The couple exchanged NFTs for 8,888 Frosties ice cream scoop characters and then vanished.
Scammers are cashing in on the gold rush in the NFT.
One such plan came to an end last week when two 20-year-old men, Ethan Vinh Nguyen and Andre Marcus Quiddaoen Llacuna, were arrested in Los Angeles in connection with a purported $1.1 million NFT fraud.
In January, the two collaborated on the Frosties NFT collection, which featured 8,888 ice cream scoop cartoon characters that sold out in just an hour on OpenSea. They promised early access to a connected metaverse game as well as other incentives, such as the option to “breed” new Frosties from current characters, to those who invested in the project.
Instead, less than an hour after the coin’s launch on January 9, Nguyen and Llacuna abandoned Frosties, shutting down the company’s website and 25,000-strong Discord channel and transferring all of the cash to their personal cryptocurrency wallets. A “rug pull” is a scam in which the creators of an advertised NFT or gaming project stop working on the project but keep the money from investors.
On charges of conspiracy to commit wire fraud and money laundering, the two were apprehended. They risk a maximum penalty of 20 years in prison.
In a statement, U.S. Attorney for the Southern District of New York Damian Williams said, “Mr. Nguyen and Mr. Llacuna promised investors the benefits of the Frosties NFTs, but when it sold out, they pulled the rug out from under the victims, almost immediately shutting down the website and transferring the money.” “As prosecutors and law enforcement officers, our goal is to safeguard investors against con artists aiming for a quick buck.”
A screenshot of an apologetic message Nguyen sent to a moderator of Frostie’s community Discord server is included in the criminal complaint against Nguyen and Llacuna.
“I know it’s hard to believe, but this project is drawing to a close. He wrote, “I never planned to keep the project running, and I have no plans for the future.”
Frosties had all the ingredients for a successful NFT initiative at the time of its introduction. According to Marcellus King, an investor who lost roughly $3,000 to the fraud, it featured “a lively community with a lot of activity, a roadmap, legitimate looking site, OpenSea account, and artwork.”
The arrests came ahead of a second NFT release by the same duo, which is set to drop later this month. According to Reuters, a 5,555-piece collection dubbed Embers was supposed to bring in an additional $1.5 million. Authorities suspect the two planned to recreate the Frosties convention, promising Embers customers incentives including as giveaways, a DAO, airdrops, collaborations, and a 50,000-member Discord channel.
According to the project’s website, “each individual Ember is carefully curated from over 150 traits, along with some incredibly rare 1/1s that have traits that can’t be found in any other Ember.” “Our goal is to produce an incredible project that will bring light, joy, love, and creativity to the world!” Embers, keep burning!”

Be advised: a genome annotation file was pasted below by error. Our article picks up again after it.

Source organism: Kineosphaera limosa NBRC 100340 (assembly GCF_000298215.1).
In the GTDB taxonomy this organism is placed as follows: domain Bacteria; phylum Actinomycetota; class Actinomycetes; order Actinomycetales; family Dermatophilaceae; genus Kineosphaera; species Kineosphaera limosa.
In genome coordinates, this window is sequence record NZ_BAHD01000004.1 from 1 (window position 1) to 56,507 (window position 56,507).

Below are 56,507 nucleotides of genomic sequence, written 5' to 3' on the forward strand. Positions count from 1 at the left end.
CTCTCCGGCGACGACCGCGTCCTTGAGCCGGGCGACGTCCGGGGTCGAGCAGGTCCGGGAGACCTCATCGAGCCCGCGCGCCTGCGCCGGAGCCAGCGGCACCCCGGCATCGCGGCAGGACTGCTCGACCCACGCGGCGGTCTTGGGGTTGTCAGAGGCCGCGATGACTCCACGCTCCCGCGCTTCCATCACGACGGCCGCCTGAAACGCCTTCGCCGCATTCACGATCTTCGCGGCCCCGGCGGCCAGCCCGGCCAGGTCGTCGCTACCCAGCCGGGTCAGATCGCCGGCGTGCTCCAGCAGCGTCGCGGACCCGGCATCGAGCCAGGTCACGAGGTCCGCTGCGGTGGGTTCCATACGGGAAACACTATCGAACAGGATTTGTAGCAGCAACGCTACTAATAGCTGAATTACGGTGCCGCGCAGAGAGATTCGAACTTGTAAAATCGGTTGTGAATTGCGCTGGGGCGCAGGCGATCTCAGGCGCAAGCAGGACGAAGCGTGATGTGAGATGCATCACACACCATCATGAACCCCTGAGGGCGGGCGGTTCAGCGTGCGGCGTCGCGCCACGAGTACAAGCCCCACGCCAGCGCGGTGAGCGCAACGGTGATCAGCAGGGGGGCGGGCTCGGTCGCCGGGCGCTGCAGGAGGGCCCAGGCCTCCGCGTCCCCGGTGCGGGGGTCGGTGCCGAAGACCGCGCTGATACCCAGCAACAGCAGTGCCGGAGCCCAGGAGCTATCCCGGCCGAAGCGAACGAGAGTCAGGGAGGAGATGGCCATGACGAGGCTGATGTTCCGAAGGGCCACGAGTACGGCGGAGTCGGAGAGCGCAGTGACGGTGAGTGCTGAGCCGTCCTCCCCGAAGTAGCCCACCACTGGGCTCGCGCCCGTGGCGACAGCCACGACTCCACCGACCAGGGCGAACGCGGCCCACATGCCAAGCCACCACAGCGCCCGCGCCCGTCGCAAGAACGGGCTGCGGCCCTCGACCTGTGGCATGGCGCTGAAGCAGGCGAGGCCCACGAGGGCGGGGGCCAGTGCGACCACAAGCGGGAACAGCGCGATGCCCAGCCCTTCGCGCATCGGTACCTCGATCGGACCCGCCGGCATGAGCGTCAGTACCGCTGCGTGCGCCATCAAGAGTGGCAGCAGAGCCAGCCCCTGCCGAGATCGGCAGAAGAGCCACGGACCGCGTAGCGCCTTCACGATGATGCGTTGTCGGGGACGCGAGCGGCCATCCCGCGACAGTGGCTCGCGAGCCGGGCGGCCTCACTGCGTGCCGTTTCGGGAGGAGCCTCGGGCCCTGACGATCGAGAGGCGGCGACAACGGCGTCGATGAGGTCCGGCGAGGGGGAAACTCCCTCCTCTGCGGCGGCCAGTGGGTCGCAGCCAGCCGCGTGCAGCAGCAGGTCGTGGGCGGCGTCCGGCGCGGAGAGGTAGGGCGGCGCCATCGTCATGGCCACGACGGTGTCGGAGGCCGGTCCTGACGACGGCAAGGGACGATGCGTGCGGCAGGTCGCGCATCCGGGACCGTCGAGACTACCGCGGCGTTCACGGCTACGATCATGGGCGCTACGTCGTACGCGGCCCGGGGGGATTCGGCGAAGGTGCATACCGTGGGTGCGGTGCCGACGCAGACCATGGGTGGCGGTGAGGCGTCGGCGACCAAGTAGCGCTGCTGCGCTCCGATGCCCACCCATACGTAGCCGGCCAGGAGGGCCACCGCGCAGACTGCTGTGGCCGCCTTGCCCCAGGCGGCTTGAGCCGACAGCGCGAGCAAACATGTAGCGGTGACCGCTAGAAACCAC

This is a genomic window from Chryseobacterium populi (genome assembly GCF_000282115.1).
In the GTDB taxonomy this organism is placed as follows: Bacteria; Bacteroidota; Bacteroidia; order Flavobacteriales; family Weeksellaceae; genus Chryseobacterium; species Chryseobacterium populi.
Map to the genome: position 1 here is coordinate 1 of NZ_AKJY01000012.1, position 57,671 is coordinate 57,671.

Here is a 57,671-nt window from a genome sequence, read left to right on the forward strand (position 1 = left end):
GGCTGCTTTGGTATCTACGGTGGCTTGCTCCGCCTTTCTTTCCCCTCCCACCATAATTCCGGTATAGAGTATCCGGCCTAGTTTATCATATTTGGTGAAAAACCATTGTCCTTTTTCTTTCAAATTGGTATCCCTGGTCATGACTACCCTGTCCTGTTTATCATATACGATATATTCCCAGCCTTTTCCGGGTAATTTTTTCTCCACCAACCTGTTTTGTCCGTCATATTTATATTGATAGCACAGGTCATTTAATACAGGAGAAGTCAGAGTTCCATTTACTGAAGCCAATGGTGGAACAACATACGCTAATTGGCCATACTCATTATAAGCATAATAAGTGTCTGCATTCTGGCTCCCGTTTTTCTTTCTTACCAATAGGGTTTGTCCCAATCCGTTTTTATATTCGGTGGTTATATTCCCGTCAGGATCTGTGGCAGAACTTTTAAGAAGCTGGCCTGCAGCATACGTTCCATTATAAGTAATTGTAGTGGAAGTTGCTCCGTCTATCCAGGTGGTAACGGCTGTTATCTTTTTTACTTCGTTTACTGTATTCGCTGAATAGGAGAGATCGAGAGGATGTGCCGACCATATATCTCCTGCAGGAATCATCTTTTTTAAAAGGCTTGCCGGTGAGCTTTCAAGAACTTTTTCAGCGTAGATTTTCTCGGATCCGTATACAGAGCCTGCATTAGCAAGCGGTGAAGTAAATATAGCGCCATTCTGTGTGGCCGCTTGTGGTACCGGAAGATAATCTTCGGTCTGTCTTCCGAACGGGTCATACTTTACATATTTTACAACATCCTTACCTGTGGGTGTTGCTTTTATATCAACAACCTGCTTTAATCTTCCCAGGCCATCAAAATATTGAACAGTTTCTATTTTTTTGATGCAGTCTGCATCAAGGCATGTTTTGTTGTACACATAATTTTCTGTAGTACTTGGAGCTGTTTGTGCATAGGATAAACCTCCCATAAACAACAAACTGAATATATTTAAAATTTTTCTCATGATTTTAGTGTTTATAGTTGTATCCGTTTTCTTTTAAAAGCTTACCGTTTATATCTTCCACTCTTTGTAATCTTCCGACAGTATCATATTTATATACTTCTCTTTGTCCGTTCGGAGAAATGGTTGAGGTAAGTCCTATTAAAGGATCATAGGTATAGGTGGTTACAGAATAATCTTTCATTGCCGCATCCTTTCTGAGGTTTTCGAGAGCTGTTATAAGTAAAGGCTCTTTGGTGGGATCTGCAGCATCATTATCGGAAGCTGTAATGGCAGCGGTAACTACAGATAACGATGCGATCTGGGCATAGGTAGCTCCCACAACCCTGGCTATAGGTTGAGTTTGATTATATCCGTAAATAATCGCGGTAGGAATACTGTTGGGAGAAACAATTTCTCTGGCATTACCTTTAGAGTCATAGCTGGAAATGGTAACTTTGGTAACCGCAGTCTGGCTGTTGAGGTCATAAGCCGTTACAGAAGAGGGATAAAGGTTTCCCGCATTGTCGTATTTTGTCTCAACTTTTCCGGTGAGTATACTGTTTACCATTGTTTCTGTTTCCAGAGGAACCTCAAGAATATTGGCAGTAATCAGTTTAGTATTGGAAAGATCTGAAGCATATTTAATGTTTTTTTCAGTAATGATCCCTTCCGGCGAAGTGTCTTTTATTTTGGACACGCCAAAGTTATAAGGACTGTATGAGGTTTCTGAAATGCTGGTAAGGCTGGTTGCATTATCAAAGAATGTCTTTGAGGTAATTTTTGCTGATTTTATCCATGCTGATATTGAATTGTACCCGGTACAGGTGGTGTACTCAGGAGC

Both projects appeared to be attempting to cash in on the popularity of major NFT collections such as CryptoPunks and the Bored Ape Yacht Club, both of which contain thousands of computer-generated characters based on the same basic art template, some of which have rare and thus valuable characteristics.
“The art style appeals to me. On the webpage, they appeared to be quite cute. One misled investor, who spent roughly $1,000 on the project, told Protocol, “Frosties had a feeling that people would buy that, you know.”
Both NFT projects were organised by Nguyen and Llacuna under aliases: Llacuna goes by “heyandre,” and Nguyen goes by “Frostie,” “Jakefiftyeight,” “Jobo,” “Joboethan,” and “Meltfrost.” Neither could be reached for comment, and a message sent to Embers’ Twitter account was not responded promptly.
The Southern District of New York, the Internal Revenue Service’s New York Field Office, the Department of Homeland Security’s New York Field Office, and the US Postal Inspection Service’s New York Office collaborated in their arrest.
The original price of the Frostie NFTs was 0.04 ETH (approximately $123 to $136). Prices dropped after the rug was pulled. Some investors have attempted to rehabilitate the Frosties coins, which have survived the project’s death on the blockchain. Collectors have started re-minting them with a new smart contract outside the control of the original developer in a process known as “wrapping,” according to Markets Insider.
Although there are approximately 2,000 “Wrapped Frosties” on OpenSea, the floor price is only 0.01 ETH (about $34), making it doubtful that investors would ever get a return on their investment.
“While NFTs represent a new era in financial investments, the same laws apply to an investment in an NFT or a real estate development,” stated Thomas Fattorusso, IRS-CI special agent-in-charge. “You can’t raise money for a business opportunity, then dump it and disappear with the money your investors gave you.”
The arrests serve as a reminder that, while the metaverse offers a plethora of new economic prospects, it also invites new sorts of fraud. According to blockchain research firm Chainalysis, cryptocurrency frauds totaled $2.8 billion last year, with 37% of those being “rug pull” scams.
“Wherever there is money to be made, scammers will hunt for ways to steal it,” Williams added.
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